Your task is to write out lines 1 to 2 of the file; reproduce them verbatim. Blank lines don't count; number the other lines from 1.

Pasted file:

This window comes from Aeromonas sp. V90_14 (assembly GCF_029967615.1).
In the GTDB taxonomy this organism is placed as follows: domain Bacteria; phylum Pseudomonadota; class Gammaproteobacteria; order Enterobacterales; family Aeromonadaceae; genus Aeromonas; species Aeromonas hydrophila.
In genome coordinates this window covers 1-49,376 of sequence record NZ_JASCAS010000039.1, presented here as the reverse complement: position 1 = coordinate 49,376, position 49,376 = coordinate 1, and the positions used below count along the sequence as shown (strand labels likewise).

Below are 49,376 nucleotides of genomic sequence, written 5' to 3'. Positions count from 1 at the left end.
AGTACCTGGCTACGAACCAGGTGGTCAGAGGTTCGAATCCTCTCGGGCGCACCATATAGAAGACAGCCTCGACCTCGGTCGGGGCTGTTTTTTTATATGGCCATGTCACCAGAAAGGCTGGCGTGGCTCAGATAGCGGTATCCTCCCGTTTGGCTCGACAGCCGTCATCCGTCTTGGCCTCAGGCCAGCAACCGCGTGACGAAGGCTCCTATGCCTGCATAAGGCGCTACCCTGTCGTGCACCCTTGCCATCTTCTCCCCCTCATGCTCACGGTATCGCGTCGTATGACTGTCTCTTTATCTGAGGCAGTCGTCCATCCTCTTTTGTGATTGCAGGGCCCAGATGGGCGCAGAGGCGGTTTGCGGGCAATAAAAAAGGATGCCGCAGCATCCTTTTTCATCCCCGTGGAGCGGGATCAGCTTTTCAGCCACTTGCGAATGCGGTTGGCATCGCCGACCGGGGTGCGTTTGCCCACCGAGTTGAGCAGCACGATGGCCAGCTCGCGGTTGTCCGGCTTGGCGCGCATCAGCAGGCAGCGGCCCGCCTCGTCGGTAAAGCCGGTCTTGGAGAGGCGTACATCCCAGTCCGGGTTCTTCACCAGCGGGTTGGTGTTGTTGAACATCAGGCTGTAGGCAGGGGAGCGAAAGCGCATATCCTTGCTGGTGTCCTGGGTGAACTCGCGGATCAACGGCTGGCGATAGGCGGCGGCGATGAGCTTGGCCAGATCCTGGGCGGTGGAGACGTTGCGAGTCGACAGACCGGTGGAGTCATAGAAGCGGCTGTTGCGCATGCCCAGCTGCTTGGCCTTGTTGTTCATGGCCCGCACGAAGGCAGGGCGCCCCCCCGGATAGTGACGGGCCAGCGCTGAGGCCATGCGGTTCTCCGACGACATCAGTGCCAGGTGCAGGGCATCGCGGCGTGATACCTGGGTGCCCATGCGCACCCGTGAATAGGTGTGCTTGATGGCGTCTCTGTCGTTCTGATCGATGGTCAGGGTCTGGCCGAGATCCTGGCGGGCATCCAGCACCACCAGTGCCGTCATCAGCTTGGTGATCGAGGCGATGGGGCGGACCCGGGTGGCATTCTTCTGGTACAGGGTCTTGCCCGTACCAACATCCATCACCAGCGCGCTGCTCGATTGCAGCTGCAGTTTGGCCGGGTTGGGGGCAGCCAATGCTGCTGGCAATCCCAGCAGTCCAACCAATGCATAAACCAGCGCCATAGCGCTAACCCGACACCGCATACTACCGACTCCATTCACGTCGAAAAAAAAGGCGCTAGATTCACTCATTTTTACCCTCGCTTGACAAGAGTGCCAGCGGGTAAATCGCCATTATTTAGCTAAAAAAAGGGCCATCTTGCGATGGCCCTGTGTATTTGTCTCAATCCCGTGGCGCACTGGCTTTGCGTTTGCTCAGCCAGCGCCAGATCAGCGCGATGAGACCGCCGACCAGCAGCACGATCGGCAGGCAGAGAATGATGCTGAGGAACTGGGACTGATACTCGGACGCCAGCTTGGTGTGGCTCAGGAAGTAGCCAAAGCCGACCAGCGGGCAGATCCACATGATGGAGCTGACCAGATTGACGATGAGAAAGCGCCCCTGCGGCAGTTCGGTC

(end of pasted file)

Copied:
This window comes from Aeromonas sp. V90_14 (assembly GCF_029967615.1).
In the GTDB taxonomy this organism is placed as follows: domain Bacteria; phylum Pseudomonadota; class Gammaproteobacteria; order Enterobacterales; family Aeromonadaceae; genus Aeromonas; species Aeromonas hydrophila.